for better mental health

Student mental health during coronavirus

Whether you have an existing mental health problem, or you're starting to find things difficult, the pandemic has put a huge amount of extra strain on students.

To find out about how coronavirus might affect you going home at the end of term, check the recent GOV.UK student advice. Contact your university student support team for details about the December 'travel window' arrangements.

For money concerns, visit these pages for the latest on coronavirus student finance:

If you need general guidance, see our pages on how to cope with student life. For more about your mental health in the pandemic, see our coronavirus hub.

How is coronavirus affecting the mental health of students?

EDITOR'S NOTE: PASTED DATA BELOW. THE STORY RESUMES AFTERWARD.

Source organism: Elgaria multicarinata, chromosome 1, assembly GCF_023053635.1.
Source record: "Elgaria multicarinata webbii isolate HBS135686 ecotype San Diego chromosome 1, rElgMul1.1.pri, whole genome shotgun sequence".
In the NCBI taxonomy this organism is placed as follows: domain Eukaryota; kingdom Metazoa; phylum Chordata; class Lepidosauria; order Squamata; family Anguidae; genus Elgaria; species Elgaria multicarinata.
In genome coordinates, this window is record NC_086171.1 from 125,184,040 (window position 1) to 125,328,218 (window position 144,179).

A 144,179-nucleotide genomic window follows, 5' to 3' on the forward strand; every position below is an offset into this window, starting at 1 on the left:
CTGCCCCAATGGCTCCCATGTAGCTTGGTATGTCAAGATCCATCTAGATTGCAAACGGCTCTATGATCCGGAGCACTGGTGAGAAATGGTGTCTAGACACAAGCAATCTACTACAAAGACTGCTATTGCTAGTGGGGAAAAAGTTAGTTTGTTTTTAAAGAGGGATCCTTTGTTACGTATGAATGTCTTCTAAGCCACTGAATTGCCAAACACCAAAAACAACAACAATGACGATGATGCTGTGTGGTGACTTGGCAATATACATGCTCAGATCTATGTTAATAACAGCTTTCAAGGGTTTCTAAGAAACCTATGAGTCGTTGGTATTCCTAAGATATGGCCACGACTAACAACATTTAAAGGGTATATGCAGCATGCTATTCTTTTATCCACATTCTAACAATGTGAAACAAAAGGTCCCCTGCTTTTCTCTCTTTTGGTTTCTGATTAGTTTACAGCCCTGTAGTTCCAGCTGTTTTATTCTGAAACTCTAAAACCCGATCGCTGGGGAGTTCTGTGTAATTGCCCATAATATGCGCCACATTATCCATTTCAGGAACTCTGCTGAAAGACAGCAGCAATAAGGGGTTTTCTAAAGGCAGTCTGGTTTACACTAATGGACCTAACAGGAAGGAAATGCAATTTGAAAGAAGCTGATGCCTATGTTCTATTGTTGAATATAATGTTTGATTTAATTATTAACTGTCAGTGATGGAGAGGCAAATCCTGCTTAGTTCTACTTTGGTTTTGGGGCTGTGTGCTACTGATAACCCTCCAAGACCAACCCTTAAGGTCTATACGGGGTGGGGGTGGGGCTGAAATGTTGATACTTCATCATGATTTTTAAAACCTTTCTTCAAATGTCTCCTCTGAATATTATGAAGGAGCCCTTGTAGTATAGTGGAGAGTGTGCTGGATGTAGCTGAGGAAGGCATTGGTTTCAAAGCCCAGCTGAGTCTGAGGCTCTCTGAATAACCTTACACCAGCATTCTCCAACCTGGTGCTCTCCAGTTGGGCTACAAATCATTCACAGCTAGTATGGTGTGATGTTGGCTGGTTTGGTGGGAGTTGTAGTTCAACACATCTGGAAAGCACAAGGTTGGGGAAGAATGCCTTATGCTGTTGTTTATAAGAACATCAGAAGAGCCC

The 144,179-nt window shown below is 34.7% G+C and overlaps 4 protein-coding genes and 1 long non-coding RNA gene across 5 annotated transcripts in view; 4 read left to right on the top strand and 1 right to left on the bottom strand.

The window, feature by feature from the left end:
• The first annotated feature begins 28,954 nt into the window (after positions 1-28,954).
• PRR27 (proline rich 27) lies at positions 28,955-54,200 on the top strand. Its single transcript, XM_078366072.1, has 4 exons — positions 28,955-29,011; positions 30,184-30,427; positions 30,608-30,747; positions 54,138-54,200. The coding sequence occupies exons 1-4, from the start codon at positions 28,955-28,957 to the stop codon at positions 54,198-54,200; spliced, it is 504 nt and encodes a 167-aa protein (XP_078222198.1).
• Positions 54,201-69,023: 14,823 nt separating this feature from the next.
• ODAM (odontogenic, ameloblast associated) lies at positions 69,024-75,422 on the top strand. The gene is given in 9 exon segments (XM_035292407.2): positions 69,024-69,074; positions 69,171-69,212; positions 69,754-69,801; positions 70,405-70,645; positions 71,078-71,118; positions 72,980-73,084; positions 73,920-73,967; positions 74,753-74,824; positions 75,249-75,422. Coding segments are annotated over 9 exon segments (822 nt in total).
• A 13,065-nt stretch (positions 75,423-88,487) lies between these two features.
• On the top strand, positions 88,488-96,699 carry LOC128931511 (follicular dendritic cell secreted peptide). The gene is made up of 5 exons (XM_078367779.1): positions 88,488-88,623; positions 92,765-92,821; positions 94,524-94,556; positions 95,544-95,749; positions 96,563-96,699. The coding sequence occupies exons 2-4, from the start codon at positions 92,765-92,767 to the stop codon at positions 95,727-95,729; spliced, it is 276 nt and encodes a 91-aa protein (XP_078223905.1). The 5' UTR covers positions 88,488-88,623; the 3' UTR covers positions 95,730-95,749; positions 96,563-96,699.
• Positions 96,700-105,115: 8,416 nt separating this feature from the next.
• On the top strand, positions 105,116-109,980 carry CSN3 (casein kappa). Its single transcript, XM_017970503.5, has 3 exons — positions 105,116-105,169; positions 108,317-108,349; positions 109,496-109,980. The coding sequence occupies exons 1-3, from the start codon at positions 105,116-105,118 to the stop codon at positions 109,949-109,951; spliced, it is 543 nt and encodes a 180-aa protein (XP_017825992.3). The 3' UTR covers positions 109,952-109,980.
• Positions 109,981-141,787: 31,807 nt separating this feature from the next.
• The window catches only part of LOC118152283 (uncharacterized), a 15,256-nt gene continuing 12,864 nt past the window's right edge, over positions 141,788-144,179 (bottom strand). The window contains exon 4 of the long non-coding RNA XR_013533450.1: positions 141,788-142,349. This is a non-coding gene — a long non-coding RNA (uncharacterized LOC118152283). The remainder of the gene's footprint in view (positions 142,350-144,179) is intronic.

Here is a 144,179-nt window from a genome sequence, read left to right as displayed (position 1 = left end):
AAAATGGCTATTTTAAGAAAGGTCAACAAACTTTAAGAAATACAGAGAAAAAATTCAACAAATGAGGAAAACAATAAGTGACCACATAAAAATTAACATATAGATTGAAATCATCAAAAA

Coronavirus is affecting student mental health in so many different ways. Being a student in a pandemic is a new experience that we’re always finding out more about. Mind’s coronavirus survey results revealed the following:

  • People aged 18–24 reported worse mental health and wellbeing during the 2020 UK lockdown.
  • Nearly three quarters (73%) of students said that their mental health declined during the lockdown.

"I’m a 45-year-old mature student and should be writing my dissertation as it’s my final year. Instead I am frozen with fear, my brain is not working and I’m failing miserably."

On top of your already stressful student life, you may be experiencing these common thoughts and feelings:

  • Worried about how the virus is impacting you, those around you, your friends and your family.